Further Questions: Who hires librarians and what do they do?

This week we asked people who hire librarians

Who hires librarians and what do they do? Can you share with us the composition of the most recent search/hiring committees – number of committee members, their roles in the library, etc.? Are there stakeholders in the hiring process who should be involved but are not, or are only involved minimally (i.e. attending a presentation or meal with the candidate)? How is their feedback treated?

Paula HammetWhen we create a hiring committee for tenure track librarian positions, we include at least three librarians.  The hiring process (approving job descriptions and questions /criteria, accepting applications, sending out letters, etc.) is managed through our campus Faculty Affairs office.

Interviews for these type of positions typically last a very long day and include (it varies, depending on position):

  • Meet search committee chair at hotel for coffee & drive to campus.
  • Quick tour of library.
  • Setup and prepare for presentation (to all library faculty and staff, and occasionally other campus faculty).
  • Presentation (includes 20-25 min. for Q&A).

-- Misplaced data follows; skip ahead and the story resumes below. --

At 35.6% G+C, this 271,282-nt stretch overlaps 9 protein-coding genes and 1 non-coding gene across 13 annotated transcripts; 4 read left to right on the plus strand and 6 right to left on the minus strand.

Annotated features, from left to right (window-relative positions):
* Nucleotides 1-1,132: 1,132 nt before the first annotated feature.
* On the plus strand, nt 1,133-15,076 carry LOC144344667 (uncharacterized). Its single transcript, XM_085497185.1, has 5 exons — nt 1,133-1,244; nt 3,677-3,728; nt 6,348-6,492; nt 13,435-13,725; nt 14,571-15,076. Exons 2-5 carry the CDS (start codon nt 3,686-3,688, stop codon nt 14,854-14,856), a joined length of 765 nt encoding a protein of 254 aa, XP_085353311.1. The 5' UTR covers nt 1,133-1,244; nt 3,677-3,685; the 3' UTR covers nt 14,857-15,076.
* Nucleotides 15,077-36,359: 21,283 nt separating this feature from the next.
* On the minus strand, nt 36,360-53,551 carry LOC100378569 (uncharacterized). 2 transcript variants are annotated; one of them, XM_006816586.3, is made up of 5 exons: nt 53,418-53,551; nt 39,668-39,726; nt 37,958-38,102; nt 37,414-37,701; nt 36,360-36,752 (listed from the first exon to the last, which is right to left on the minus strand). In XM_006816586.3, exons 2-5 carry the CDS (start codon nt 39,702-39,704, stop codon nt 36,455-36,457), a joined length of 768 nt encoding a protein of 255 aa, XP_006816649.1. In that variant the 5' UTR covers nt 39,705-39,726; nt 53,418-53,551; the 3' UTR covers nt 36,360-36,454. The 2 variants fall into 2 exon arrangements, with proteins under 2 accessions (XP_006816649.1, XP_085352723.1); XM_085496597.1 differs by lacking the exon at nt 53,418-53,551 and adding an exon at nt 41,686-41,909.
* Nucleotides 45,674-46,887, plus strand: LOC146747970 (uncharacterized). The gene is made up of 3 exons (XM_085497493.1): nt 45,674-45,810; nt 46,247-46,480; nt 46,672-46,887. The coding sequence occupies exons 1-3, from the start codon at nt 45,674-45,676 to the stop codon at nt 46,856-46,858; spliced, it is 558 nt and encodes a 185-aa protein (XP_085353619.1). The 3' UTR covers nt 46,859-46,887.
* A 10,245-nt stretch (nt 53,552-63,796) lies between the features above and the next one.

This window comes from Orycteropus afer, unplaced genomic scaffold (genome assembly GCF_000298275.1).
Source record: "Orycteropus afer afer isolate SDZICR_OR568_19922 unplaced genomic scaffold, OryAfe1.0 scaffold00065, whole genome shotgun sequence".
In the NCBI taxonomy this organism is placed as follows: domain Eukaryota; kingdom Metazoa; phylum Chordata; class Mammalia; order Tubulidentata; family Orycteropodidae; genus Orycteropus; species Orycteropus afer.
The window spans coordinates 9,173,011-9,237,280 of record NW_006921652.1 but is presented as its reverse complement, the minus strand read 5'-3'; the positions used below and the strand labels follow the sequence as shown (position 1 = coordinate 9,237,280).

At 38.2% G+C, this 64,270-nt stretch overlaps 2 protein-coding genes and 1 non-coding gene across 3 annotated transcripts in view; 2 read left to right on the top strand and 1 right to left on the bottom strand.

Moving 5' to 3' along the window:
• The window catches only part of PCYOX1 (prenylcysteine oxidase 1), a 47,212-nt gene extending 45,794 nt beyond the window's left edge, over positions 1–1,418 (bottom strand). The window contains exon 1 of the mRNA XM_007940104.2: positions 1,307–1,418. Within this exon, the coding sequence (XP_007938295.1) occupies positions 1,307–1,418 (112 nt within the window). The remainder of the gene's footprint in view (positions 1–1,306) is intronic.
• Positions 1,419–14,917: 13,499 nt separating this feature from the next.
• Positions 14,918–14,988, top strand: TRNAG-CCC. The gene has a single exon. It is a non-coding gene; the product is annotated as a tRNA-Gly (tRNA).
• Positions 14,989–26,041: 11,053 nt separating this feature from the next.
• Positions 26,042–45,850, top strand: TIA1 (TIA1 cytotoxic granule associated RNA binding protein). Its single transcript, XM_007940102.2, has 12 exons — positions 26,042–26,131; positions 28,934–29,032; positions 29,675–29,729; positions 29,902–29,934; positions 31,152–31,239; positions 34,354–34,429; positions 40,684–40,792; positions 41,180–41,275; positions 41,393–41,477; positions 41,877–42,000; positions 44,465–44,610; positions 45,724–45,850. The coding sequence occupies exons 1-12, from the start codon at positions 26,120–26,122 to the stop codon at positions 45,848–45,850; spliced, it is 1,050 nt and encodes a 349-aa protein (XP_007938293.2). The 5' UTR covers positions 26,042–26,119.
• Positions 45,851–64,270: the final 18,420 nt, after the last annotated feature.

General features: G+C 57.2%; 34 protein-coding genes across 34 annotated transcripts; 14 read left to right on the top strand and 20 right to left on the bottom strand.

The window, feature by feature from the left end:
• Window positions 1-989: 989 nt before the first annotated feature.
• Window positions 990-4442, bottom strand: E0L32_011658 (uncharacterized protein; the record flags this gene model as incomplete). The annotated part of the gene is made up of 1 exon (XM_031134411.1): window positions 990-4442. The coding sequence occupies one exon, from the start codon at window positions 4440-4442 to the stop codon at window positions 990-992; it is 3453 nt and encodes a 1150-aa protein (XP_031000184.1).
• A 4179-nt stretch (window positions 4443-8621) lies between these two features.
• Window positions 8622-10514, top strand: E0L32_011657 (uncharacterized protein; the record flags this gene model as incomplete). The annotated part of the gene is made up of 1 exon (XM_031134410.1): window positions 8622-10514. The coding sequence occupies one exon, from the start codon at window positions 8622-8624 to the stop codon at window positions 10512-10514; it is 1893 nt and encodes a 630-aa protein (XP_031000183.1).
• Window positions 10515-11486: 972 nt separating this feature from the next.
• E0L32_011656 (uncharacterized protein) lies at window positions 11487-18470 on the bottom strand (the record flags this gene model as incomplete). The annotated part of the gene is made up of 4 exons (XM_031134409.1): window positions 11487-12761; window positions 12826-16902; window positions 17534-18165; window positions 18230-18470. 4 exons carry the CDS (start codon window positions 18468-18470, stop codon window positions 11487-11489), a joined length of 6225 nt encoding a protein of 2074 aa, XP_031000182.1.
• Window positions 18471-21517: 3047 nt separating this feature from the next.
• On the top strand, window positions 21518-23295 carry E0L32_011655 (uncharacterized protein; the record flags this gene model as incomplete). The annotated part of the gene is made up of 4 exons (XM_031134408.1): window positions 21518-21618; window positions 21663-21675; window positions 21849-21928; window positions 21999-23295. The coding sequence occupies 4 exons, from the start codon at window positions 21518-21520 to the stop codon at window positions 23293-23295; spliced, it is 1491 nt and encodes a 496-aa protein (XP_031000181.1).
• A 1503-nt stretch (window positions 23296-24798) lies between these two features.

• Discussion with Library staff (without the librarians).
  • Candidate Break.
  • Interview with Search Committee (at least 3 librarians).
  • Lunch with Library Faculty (usually 4-5 people).
  • Meeting with Director of Faculty Personnel (to answer questions about benefits, etc.).
  • Candidate leads an informal discussion with Library Faculty on a relevant topic of their choice.
  • Meeting with Library Dean.
  • Meet with search chair for followup and return to hotel.

For specialized positions (e.g., web services) we will include a meeting with staff with whom this person would be working directly.

The search committee solicits feedback from everyone and  considers it carefully. The search committee makes a recommendation to the Dean, who makes the offer to the preferred candidate.

We provide the presentation prompts and interview day schedule to the candidates a week before the interview.

Hope this is helpful in demystifying the process.

– Paula Hammett, Sonoma State University Library

Our hiring committees have a minimum of 2 people, more often it’s 3. The make-up of the committee varies depending on the job being interviewed for.

Examples off the top of my head:

  • Professional librarian (reference, public service, etc.): Branch manager or department head plus two others, usually other librarians or high-level paraprofessionals in that department/branch.